After concluding that concepts such as entropy and stasis are unsatisfactory explanations for suboptimal performance, I turned to people as the possible answer. Once again I was disappointed, but, at least this time, pleasantly disappointed. From my perspective as a Human Performance Consultant, long time University educator, and as a student of decision making at both a micro and macro level, I had plenty of experience to underpin my belief that people can make an institution, or break a system. In keeping with the literature on High-Reliability Organisations, I was sure that institutions and systems could function well, if people were able to create positive culture and implement appropriate processes.
The more I observed people, asked questions, expanded my research, and put the pieces together, the clearer it became that a majority of people are working hard to get useful things done, and that they see meaning in, and take pride in, what they do. But at the same time they feel stressed, frustrated, thwarted, and unable to turn the tide, which is wearing them down.
So, where did this leave me? With the knowledge that people are not the problem, but that the problem diminishes people and their ability to overcome a myriad of little problems. And then I had my penny drop moment:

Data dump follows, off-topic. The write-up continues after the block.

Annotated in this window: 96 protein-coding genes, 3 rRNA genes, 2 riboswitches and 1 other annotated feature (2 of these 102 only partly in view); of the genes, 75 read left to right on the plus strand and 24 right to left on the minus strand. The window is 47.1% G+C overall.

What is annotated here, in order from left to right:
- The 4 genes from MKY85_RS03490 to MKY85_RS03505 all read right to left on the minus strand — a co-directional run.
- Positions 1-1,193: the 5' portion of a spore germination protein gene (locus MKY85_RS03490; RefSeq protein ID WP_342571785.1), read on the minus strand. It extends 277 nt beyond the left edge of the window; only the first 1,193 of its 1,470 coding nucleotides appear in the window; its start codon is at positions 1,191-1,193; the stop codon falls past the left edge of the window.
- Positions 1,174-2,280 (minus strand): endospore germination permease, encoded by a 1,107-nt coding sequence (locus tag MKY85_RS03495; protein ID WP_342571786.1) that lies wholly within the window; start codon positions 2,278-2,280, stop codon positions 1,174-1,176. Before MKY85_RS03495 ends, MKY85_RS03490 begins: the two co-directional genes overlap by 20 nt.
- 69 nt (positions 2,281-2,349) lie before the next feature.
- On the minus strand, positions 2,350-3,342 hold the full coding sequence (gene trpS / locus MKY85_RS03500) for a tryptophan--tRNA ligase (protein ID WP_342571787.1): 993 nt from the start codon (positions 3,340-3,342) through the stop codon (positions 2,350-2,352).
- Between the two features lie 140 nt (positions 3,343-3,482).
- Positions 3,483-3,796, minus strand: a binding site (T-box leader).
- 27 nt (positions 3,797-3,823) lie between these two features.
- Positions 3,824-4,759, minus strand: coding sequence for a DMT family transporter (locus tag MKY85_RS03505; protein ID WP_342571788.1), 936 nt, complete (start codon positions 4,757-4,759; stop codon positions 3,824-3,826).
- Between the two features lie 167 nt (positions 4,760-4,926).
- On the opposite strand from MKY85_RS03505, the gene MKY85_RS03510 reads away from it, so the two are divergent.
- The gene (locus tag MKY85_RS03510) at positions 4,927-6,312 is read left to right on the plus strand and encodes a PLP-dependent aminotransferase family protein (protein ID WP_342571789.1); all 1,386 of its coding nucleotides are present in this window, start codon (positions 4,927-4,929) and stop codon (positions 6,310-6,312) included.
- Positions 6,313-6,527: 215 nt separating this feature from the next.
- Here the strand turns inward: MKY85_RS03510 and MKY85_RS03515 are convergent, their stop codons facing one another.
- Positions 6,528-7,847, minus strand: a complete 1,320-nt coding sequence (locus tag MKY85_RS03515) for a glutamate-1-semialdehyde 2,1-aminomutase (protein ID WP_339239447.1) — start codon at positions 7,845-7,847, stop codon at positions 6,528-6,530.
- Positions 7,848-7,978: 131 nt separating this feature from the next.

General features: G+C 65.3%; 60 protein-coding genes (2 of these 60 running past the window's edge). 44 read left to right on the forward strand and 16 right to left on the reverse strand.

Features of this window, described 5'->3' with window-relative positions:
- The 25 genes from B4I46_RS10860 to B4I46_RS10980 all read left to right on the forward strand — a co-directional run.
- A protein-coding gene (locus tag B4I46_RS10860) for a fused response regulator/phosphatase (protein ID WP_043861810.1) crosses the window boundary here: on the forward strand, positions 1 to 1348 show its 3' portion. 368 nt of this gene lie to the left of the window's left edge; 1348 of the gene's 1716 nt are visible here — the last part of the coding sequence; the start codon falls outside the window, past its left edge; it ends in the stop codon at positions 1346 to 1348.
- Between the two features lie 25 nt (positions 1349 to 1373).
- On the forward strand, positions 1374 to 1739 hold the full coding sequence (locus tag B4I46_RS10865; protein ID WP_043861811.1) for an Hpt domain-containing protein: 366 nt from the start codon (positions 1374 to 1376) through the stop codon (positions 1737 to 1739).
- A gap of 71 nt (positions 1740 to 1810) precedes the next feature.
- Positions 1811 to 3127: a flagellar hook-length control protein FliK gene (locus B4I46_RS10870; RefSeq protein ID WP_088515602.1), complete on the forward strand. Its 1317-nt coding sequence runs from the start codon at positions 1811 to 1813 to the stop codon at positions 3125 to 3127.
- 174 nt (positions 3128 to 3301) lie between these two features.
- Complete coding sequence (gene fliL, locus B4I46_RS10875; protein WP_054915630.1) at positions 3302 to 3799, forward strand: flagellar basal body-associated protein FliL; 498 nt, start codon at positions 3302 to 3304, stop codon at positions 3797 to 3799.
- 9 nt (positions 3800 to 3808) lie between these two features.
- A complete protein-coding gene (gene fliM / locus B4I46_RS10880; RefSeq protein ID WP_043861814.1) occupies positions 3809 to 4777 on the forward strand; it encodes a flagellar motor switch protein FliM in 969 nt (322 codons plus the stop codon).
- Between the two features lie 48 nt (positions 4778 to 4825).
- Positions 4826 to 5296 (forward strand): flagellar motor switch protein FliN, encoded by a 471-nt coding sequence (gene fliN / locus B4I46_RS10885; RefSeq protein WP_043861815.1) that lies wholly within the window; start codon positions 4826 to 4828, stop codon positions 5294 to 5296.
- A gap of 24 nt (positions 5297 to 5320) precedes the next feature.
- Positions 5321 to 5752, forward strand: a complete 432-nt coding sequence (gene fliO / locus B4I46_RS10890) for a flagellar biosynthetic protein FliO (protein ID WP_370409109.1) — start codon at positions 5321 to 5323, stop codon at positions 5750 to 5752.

An Aggregation of Marginal Losses contributes to the suboptimal performance of institutions and systems.
For those of you with a financial background, Marginal Losses will not be a new concept; and for those of you with a keen interest in elite sport, you have probably already spotted a possible link to Sir David John ‘Dave’ Brailsford and the concept of the Aggregation of Marginal Gains. Despite these two potential sources of familiarity, what I have found is that most of the people I have discussed suboptimal institutional and system performance with have not thought about it in terms of Marginal Losses. Consequently, here I am now writing about something that seems simple and obvious, but that has not received the discussion I believe it deserves. The Aggregation of Marginal Losses is not the critical clue that Sherlock Holmes would lay out at the last moment, nor is it the silver bullet required to save the day, but it does provide us with a concept we can discuss and use for analysis. If we can better define and analyse the problem, then we can equip and empower people to overcome it.